The sound of trumpets echoed through the town of Lansdowne, Ont., Saturday afternoon, as the community remembered the fallen veterans who served during the First and Second World Wars as well as in Afghanistan.
Local residents joined the families and friends of fallen soldiers to pay their respects with a moment of silence.
The Lansdowne Veterans Memorial team also unveiled two plaques to mark the 100th anniversary of the end of the First World War.
The plaques are engraved with the names of 30 fallen soldiers: 12 from the First World War, 17 from the Second World War and one from the war in Afghanistan.
“This is a place where our community can come and give honour. This was just to bring people together and we achieved it,” says Janet Gaylord, chair of the Lansdowne Veterans Memorial.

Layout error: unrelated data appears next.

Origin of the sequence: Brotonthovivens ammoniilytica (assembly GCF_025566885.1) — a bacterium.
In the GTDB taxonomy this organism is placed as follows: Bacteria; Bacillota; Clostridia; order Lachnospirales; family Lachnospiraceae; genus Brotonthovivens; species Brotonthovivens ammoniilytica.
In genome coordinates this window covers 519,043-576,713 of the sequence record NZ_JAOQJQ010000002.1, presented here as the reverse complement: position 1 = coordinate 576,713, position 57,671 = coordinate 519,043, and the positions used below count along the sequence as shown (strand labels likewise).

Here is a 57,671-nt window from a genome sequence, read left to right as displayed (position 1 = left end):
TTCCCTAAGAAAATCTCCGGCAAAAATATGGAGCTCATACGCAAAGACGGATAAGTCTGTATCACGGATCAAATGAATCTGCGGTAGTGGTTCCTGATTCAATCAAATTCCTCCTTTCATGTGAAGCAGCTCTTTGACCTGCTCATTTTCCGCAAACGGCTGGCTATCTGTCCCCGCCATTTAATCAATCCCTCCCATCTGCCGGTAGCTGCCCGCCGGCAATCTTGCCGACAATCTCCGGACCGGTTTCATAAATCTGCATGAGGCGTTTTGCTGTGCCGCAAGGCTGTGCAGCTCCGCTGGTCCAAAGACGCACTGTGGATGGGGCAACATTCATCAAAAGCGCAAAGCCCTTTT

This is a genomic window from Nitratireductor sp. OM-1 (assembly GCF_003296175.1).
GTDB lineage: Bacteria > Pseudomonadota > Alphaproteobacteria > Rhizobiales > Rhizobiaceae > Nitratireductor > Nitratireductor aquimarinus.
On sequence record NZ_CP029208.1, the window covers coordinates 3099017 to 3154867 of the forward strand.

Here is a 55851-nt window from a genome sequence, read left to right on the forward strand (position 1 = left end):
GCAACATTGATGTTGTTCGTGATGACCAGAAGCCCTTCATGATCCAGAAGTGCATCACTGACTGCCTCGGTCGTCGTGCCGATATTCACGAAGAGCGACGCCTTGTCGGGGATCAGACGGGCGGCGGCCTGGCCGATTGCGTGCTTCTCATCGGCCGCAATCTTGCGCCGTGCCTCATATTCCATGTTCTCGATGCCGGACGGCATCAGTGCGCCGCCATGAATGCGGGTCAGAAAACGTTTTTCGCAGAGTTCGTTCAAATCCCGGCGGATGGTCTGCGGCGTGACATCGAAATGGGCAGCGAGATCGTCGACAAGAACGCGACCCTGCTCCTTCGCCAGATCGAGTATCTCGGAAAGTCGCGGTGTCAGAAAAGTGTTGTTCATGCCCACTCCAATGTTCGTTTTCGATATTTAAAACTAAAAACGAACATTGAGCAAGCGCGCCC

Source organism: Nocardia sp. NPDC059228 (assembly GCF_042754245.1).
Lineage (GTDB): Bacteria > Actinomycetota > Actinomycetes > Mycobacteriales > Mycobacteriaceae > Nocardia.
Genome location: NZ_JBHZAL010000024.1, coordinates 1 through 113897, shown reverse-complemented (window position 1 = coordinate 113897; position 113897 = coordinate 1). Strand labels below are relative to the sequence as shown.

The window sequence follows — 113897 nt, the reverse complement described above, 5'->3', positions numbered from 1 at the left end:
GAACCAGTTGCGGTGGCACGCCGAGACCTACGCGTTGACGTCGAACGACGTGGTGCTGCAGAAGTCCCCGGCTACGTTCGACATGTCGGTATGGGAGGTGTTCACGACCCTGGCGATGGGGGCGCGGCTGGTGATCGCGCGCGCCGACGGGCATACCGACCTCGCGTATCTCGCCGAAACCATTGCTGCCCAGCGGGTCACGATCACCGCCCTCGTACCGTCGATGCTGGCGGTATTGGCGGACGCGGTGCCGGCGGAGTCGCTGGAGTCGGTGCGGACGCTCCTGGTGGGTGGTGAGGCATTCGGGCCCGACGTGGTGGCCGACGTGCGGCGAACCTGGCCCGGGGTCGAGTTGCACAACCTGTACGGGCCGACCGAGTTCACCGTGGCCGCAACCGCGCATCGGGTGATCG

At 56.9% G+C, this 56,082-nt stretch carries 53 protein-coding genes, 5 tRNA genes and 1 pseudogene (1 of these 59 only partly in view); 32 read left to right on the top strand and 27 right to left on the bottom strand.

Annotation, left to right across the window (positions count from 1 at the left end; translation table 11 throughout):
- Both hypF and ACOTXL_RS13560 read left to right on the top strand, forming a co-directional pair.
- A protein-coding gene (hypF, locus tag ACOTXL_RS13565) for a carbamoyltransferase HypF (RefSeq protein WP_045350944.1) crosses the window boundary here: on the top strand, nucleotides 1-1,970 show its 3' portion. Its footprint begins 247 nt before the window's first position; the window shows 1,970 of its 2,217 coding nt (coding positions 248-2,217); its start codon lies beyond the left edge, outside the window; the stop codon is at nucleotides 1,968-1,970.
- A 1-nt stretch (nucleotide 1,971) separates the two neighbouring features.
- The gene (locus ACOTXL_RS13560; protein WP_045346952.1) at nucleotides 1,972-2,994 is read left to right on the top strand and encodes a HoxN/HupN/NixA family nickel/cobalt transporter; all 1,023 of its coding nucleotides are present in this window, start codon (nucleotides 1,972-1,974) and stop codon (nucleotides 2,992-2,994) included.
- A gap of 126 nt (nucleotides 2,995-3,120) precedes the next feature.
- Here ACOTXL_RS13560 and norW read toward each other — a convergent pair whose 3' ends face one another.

Many people who attended the memorial ceremony felt that taking the time to remember those who have fallen helps their loved ones heal.
“Absolutely, it helps them especially,” says Rose Michie, the daughter of a veteran who fought in the Second World War.
Healing was a big part of the stone-placing ceremony. People took a piece of stone, held it in their hands as they took a moment to reflect and then placed it by the memorial stone and wreath.
Organizers of the ceremony say the stone is symbolic. During the war, many soldiers used stones to warm their beds at night, and once they returned to their actual homes, they would bring the stones with them as a symbol of safe return. But for the fallen, this never happened.
“There are the stones that (were) never retrieved, and that’s the remembrance,” says Gaylord.
The Lansdowne community will honour the war veterans once again on Remembrance Day in November.
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